In response to several recent videos of happy elephants with flapping ears, we’ve received a few questions about the particular ear movements that the girls may be showing off. We know that elephants’ large ears help keep them cool (and keep bugs away) but did you know that certain movements can be used as a form of communication as well?
Quite a wide range of emotions can be conveyed through the ears of an elephant. In some videos, especially when the girls are hanging out together, you may see some rapid ear flapping. These energetic movements are common when elephants are greeting or bonding with each other, either in moments of leisure (like at sanctuary) or when wild elephants may group together to face a threat. It’s a sign of trust and strengthening social bonds, so we’re always happy to see quick, happy ears at sanctuary. You may have also seen videos where the ears look more flat or folded against the heads of the elephants at the sanctuary. This may be a sign of calm submission, or showing trust. Folded ears can indicate a more serious situation, or can be used as a submissive greeting as well.
Although less likely seen in our videos but still worth mentioning, you may have seen other videos of elephants spreading their ears, keeping them extended at a right angle to their bodies. This movement is used to appear large and more imposing, or in response to something that is surprising to them. It could be a sign that they are just calmly and attentively listening for something. It’s also important to note that actions can mean different things between elephant species. Like many things, what is normal communication between African elephants could mean something completely different to Asian elephants.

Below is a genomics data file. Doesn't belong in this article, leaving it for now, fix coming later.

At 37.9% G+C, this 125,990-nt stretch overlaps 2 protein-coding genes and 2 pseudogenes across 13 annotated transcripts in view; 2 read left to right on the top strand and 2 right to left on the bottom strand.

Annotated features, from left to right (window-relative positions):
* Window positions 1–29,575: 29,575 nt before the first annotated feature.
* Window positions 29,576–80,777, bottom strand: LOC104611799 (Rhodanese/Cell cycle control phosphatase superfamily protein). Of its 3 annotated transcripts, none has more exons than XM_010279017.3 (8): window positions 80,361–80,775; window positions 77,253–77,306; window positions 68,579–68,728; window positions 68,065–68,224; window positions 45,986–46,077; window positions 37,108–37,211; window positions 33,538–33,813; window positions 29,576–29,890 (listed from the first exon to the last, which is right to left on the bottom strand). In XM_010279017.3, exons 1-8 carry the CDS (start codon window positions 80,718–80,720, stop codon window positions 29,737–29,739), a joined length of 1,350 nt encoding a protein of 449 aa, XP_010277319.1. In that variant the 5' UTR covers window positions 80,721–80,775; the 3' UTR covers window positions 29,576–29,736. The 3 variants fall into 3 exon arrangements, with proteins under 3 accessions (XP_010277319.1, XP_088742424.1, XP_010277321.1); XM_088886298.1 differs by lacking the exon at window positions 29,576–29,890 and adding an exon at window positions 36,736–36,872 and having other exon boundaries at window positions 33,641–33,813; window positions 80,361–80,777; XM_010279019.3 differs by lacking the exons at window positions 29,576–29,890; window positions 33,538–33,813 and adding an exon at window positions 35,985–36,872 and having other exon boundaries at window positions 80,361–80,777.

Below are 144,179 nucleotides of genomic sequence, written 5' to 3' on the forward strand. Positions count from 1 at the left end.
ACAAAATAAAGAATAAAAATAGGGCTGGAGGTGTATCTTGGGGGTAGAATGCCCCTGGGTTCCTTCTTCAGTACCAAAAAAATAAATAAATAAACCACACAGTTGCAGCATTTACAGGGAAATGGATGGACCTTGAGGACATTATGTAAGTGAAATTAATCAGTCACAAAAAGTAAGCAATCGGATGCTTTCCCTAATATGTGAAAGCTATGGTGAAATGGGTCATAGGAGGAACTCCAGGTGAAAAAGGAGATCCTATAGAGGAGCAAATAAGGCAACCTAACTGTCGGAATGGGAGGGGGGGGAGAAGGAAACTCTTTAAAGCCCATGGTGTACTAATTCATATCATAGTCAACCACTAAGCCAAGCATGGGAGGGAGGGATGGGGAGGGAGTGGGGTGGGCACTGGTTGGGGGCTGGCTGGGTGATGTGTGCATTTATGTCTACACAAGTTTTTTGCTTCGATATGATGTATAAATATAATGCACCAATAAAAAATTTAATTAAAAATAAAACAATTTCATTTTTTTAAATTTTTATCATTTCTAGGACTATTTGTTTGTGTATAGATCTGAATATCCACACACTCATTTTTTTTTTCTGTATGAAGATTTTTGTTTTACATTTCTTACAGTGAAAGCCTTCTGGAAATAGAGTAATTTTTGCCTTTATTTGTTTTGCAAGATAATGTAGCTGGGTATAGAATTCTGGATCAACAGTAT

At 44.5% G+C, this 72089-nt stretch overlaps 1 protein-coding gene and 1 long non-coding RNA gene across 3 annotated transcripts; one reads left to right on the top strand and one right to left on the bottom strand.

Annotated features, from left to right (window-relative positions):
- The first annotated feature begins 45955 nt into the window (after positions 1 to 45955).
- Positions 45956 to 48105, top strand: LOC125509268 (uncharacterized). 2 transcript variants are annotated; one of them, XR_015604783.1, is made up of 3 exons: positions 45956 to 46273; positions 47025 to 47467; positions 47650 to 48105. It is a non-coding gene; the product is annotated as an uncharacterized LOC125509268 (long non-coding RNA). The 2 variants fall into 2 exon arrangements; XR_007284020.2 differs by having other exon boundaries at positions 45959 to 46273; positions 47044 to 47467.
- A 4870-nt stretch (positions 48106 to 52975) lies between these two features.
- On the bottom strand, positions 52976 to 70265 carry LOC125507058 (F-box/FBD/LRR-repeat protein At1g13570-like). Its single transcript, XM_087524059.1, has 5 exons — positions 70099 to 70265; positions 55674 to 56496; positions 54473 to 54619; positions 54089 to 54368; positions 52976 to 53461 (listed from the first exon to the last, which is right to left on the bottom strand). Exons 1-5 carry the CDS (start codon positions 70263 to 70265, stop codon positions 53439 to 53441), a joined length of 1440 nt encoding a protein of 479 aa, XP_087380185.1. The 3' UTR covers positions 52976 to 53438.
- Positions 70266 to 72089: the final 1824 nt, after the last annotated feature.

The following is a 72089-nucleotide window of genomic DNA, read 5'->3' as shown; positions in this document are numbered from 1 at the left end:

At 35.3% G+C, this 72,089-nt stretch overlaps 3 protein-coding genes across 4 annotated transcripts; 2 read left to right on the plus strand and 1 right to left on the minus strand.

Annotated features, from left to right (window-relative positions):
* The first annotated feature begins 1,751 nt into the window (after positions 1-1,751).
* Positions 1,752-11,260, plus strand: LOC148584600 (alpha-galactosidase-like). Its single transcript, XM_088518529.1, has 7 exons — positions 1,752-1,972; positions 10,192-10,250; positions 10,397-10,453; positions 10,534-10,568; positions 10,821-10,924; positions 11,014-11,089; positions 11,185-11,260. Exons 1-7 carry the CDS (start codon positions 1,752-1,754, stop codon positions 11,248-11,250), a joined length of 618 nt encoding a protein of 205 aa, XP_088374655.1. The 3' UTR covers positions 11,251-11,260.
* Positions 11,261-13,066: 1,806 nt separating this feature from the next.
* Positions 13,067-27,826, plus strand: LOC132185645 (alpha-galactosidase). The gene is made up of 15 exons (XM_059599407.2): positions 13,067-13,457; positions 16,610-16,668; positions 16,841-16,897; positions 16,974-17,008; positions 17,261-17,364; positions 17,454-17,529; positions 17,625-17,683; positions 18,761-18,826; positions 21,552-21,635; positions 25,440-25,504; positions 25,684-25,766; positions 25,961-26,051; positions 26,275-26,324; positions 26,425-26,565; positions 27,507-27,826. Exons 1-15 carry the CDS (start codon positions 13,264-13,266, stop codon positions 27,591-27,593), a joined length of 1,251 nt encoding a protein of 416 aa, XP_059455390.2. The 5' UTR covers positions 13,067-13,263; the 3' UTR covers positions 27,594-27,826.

Elephant ears can also be used to communicate tactically or acoustically. You may see the sanctuary girls brush their ears against each other, which can be used as a greeting, bond strengthening, or to pacify and comfort one another. In the wild, louder ear flaps are used, particularly by adult females, to signal to the herd that they are about to move or relocate to another area, making sure that everyone follows. Louder flaps can also be used to signal aggression or more serious nature among different elephants.
Like many species, elephants have found their own ways to communicate with one another, some of which we understand and some that still remain a mystery. To learn more about different movements and what they mean, please check out Elephant Voices’ Elephant Ethogram: https://www.elephantvoices.org/elephant-communication.html